Nine New Charities Registered Every Day in Australia
7 July 2015 at 12:00 pm
Nine new charities are being registered on average every day in Australia, according to new figures from the national charity regulator.
In June the Australian Charities and Not-for-profits Commission (ACNC) registered 269 new charities. Another 260 were registered in May.
Assistant Commissioner at the regulator, David Locke, said since it was established on December 3 2012 the ACNC had registered more than 6,500 new charities, an average of seven every day.
“Over the last year, the number of new charities applying to be registered varied between 35 and 147 per week. On average, the ACNC received 68 registration applications per week over the last year,” Locke said.
Since the ACNC was established, around 9,000 charities have lost their status, but Locke said the sector was growing at almost the same rate.
“When the ACNC was established in December 2012, the ATO transferred the records of more than 56,000 charities to the ACNC. The ACNC has since focused on verifying the information of these charities as no previous agency had been required to maintain an up-to-date register of charities,” he said.
“To date, close to 5,500 double defaulter charities from across Australia have now lost their registration with the ACNC for failing to complete their reporting for two consecutive years. In total, approximately 9,000 charities have been removed or revoked. The ACNC has registered over 6,500 charities during this period.”
Having previously worked as the Executive Director of Charity Services at the Charity Commission of England and Wales, Locke said he was expecting the number of new charities starting up to match the amount of those having their charity status stripped.
“From the experience of other charity regulators overseas, we would expect that approximately as many new charities will be registered each year, as will wind up and be revoked,” he said.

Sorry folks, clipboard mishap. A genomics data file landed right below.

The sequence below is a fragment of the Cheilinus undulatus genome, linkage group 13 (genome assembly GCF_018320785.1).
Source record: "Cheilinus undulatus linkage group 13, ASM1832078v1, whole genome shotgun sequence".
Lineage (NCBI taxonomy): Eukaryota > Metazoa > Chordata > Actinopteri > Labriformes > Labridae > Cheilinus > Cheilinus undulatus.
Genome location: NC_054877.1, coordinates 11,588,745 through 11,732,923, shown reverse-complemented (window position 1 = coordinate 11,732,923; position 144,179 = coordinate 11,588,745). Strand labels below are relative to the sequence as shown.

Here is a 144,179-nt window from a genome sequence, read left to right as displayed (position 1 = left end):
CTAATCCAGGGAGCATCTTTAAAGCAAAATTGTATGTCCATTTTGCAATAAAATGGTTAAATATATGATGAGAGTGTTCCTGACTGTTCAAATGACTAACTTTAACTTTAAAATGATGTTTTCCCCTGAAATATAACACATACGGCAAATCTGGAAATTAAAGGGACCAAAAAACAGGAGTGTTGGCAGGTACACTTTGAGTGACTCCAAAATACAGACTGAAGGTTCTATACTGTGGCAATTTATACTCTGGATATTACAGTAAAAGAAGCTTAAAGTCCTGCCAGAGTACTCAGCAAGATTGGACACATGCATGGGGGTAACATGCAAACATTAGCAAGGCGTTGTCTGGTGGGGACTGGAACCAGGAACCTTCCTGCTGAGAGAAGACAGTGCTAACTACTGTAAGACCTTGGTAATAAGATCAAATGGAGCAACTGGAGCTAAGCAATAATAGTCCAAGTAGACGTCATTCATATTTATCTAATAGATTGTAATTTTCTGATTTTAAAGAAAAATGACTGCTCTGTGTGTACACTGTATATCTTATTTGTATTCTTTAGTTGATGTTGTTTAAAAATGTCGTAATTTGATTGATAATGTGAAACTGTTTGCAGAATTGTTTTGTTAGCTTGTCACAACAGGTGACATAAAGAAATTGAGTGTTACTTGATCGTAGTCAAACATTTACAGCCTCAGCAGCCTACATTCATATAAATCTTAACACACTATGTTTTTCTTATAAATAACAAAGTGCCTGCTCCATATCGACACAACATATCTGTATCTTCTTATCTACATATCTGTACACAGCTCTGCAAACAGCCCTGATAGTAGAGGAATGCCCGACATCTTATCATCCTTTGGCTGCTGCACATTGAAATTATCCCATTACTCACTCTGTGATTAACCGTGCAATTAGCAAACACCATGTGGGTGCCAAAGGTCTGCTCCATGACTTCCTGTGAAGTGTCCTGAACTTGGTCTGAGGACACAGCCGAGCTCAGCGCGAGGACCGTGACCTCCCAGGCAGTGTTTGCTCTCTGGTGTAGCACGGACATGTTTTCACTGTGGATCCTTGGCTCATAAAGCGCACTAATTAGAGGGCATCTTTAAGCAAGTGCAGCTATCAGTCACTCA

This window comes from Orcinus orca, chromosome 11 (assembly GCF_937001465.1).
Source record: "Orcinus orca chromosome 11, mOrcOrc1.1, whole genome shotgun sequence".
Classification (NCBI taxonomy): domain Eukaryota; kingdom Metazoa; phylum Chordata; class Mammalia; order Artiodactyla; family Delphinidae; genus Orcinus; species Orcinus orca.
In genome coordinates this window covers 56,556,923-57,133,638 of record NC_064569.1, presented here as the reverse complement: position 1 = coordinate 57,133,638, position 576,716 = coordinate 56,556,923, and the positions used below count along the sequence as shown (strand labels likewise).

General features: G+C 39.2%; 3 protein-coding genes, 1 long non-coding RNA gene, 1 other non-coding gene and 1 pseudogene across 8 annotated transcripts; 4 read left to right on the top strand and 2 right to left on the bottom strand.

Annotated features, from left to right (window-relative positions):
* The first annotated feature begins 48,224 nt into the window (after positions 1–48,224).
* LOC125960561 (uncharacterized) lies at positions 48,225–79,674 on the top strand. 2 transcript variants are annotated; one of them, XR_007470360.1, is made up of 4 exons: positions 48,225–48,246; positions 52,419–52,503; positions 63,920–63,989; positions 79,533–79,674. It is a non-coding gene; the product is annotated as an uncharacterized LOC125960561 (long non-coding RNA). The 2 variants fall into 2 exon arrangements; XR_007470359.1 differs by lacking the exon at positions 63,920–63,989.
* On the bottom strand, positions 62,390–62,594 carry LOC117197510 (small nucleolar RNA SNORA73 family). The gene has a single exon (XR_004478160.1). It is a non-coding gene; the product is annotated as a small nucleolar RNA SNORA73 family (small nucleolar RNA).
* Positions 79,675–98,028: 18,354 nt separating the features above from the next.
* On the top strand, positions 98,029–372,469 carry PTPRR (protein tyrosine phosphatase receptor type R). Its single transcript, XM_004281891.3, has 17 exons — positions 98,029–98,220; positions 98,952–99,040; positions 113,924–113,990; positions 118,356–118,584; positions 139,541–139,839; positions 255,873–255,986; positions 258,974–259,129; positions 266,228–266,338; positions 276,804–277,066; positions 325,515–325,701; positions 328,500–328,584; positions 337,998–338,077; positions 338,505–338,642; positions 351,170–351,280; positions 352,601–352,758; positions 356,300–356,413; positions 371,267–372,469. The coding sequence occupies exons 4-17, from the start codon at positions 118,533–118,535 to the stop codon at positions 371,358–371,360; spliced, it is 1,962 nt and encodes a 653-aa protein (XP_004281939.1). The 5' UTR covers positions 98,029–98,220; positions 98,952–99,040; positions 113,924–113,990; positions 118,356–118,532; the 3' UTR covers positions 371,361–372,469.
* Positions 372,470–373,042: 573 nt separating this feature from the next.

One of the new charities registered last month was the Luke Batty Foundation, founded by Australian of the Year Rosie Batty.
Batty founded the charity after her son Luke was killed by his father at a practice cricket match in Tyabb, Victoria in 2014.
“It has been an amazing journey since Rosie Batty was announced as Australian of Year in January 2015. The Luke Batty Foundation (LBF) Board is appointed with all members contributing their time and expertise on a pro-bono basis,” the charity said in a recent update.
“The LBF is now finalising its legal, taxation and governance structures that underpin a sustainable non-profit organisation.
“The LBF is registered with the Australian Charities and Not-for-Profits Commission and the Governing document, the LBF Constitution, is publicly available through the ACNC.
“Application for Deductible Gift Recipient status (DGR) is in process. Until LBF can confirm its DGR status, if you would like to support those experiencing family violence, we ask you consider making a donation to safe steps 24/7 Family Violence Response Centre, a grassroots service that supports those at highest risk of serious injury and or death.”